Anderson’s goal in OT gives Blue Jackets 1-0 win over Flames

Josh Anderson scored two minutes into overtime to give the Columbus Blue Jackets their fifth straight win, 1-0 over the Calgary Flames on Wednesday night.

Columbus activated C Lukas Sedlak, who had missed 13 games with an ankle injury. … Blue Jackets C Alexander Wennberg has missed three games with an upper-body injury and remains day-to-day. … Gaudreau has registered a point in all but four games this season. … Columbus’ Cam Atkinson played in his 400th NHL game, while Zach Werenski took the ice for the 100th time.

It is possible, maybe even probable, that the Seattle Seahawks’ famed Legion of Boom secondary has played its final defensive snap together.

When viewers tune in to see the Seahawks and Atlanta Falcons on Monday Night Football, they will see only free safety Earl Thomas remaining from the secondary that has driven much of Seattle’s historic success on defense during the Pete Carroll era.

Left cornerback Richard Sherman is beginning an arduous rehab from a torn Achilles tendon and will be 30 years old heading into the final year of his contract. Strong safety Kam Chancellor, who will turn 30 four days after Sherman does, has missed 11 of the Seahawks’ past 50 games and could miss the final seven this season if his neck injury is as ominous as reports suggest.

Sherman brushed off the assistance of trainers as he walked off the field on his own power, but it appeared he was telling Seattle teammates on the sideline that he tore his Achilles.

“He’s got to get checked and all that kind of stuff, but the doctors are really clear about it that he ruptured his Achilles,” Carroll said. “There’s no coming back from that until you get surgery and all that kind of stuff.”

He’s a dynamic athlete who will get tested by the NFL’s deep threats but should be more than able to hold his own

Authentic Brandin Cooks Jersey
Adams shows no hesitation when it comes to making hits and stopping big plays before they can unfold. Though his combine numbers were solid but unspectacular, he boosted his stock with a stellar pro day performance. His 40-yard dash time dropped from a mediocre 4.56 seconds to a lightning-fast 4.33.

Authentic Mark Jackson Jersey He’s a dynamic athlete who will get tested by the NFL’s deep threats but should be more than able to hold his own. College offenses tried to suck him into the line of scrimmage with play-action plays throughout his career with limited success. LSU held opposing passers to a 111.1 rating last fall, the 15th-best mark in FBS.

The draft was so deep on the back end, that a super talented player like Clemson product Cordrea Tankersley slips to the third round and college stars like Iowa’s Desmond King and Miami’s Corn Elder went on the third day.

After an early run on offensive skill players, this draft skewed heavily defensive overall. In total, the third round featured 25 of 43 picks on the defensive side of the ball.

It’s impossible to divorce the run on DBs from the notion that the game has shifted more and more toward passing, meaning good quality DBs are higher in demand. Rule changes, the increased influence of spread offenses on players (and coaches) at lower levels of the sport, increasing levels of aggression by offensive coaches on early downs, and the evolution of athletes over time have all contributed to the game’s constantly increasing emphasis on spreading the field out wide and deep. And somebody’s gotta defend all that passing.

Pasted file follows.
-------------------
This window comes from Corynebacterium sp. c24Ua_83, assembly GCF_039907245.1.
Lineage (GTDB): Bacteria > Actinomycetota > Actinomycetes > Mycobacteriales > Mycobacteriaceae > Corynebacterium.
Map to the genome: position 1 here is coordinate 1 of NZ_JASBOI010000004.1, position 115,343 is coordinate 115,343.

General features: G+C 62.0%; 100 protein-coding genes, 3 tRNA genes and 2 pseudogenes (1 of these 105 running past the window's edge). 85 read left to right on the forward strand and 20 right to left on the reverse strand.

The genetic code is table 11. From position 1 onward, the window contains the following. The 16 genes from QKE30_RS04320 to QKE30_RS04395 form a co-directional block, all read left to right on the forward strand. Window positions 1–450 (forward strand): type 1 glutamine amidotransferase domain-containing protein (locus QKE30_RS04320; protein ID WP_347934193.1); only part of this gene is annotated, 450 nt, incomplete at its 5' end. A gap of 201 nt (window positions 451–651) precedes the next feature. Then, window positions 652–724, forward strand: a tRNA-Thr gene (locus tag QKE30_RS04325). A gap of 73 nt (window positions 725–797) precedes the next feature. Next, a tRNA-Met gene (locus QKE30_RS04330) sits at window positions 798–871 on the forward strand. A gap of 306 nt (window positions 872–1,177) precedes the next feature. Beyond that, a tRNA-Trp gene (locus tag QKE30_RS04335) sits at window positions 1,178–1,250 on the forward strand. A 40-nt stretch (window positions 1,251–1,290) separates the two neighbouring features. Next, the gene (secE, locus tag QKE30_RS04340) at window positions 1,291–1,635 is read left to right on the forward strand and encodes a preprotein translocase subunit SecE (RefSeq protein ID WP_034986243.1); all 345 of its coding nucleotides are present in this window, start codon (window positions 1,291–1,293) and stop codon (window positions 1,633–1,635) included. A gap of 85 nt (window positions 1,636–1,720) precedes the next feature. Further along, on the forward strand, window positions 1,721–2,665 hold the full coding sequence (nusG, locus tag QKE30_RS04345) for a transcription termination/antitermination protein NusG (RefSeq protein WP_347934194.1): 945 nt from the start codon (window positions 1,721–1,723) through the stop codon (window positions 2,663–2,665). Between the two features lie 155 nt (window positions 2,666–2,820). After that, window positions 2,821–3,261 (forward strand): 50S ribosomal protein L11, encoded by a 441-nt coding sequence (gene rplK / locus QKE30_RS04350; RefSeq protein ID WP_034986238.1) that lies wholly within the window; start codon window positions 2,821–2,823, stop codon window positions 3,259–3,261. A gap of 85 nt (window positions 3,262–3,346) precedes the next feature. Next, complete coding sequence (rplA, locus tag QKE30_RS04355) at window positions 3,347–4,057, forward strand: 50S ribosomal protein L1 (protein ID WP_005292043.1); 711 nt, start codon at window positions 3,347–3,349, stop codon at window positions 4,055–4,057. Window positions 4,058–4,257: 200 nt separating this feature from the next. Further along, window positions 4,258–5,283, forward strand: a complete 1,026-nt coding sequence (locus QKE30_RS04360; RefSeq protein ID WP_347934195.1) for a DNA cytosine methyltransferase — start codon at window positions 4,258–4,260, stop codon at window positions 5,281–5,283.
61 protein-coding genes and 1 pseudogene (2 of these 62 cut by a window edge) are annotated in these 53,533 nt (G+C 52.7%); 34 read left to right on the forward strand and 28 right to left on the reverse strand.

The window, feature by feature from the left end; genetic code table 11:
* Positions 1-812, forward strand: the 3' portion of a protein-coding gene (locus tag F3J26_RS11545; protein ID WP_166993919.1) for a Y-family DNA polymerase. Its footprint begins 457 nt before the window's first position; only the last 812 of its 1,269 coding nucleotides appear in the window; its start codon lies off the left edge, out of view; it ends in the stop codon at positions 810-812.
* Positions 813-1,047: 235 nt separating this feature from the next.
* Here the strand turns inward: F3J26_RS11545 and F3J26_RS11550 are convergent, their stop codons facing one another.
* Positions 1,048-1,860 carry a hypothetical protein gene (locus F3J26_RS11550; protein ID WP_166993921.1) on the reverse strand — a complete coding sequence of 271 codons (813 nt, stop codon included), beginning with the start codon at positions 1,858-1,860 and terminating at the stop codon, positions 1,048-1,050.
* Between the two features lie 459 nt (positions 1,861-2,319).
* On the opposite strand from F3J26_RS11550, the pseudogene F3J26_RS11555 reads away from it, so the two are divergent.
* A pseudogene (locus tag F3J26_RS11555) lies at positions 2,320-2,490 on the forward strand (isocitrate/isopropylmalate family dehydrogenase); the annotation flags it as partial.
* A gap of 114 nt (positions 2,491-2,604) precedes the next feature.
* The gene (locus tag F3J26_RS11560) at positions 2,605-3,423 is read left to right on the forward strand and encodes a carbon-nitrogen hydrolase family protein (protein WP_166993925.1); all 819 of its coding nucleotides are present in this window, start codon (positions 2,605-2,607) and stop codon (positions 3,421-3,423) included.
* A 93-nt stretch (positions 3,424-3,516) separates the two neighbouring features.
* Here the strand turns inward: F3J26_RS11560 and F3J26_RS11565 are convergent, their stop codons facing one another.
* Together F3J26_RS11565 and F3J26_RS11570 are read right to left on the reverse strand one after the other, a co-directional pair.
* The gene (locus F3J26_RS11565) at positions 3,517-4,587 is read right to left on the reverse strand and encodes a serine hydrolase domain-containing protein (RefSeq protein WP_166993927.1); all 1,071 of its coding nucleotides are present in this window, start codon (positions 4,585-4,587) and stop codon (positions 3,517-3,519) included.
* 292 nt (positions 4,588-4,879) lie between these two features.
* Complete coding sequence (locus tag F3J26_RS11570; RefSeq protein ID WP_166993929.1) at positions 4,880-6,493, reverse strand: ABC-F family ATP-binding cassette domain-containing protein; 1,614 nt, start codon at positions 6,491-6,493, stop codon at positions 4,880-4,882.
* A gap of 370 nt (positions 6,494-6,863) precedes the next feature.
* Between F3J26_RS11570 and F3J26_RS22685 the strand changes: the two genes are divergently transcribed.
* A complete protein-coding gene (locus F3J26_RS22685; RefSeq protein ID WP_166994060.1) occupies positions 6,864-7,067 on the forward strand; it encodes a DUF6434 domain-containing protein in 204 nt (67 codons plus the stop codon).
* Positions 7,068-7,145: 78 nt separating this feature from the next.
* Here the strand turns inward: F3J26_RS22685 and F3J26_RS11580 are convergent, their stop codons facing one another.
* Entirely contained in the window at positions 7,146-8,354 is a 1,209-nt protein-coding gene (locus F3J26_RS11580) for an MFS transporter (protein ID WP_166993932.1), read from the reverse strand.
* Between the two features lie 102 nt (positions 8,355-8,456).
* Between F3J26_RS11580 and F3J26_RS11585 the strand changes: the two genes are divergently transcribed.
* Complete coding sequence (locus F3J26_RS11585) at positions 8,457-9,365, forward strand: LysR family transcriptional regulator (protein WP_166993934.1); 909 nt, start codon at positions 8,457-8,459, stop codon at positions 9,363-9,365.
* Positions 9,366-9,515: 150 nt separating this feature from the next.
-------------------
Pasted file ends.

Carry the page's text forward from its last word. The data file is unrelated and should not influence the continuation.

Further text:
Nobody wants the Pro Bowl, so why does it still exist?

The Pro Bowl, supposedly featuring the football’s biggest stars, kicks off Sunday at 7 p.m. on ESPN live from Honolulu. Except the game won’t actually “kick off,” since the Pro Bowl’s game-specific rules outlaw kickoffs. And most of the game’s biggest stars decided they didn’t want to play, with a record number of players declining invitations this year. I guess it’s still football, technically.

So once again, it’s time to ask: Why does the Pro Bowl exist? Considering the lack of player, fan and league interest, it’s hard to tell.

In 2014, former NFL player and NFLPA executive Domonique Foxworth revealed that NFL commissioner Roger Goodell wanted to get rid of the Pro Bowl — if it wasn’t for the NFLPA’s intervention.

“Roger was very serious about potentially canceling the Pro Bowl because apparently it’s very expensive and isn’t of a ton of value to them,” Foxworth told USA TODAY Sports this week.

“To be honest with you, I was completely comfortable with eliminating it until I talked to the players, and they said they loved it and they want to be there.”
OK, so the guy in charge of the NFL doesn’t like the game which the NFL holds, but they still do it because the players absolutely love it. Makes sense. One problem:

Each Pro Bowl team has 44 players, so if every selected player played in the game, there would be 88 players invited. This year, 133 players were invited, thanks to the most declined invitations in Pro Bowl history.

Some of the players declined for good reasons. 14 declines were by players on the Panthers and Broncos, who play in the Super Bowl next week, and therefore can’t be bothered with the Pro Bowl. Some players are rehabbing injuries.

Meanwhile, the potential negatives are big. They could injure themselves or aggravate a prior injury. After five months of ramming their bodies into opponents, I’d probably decline another week too.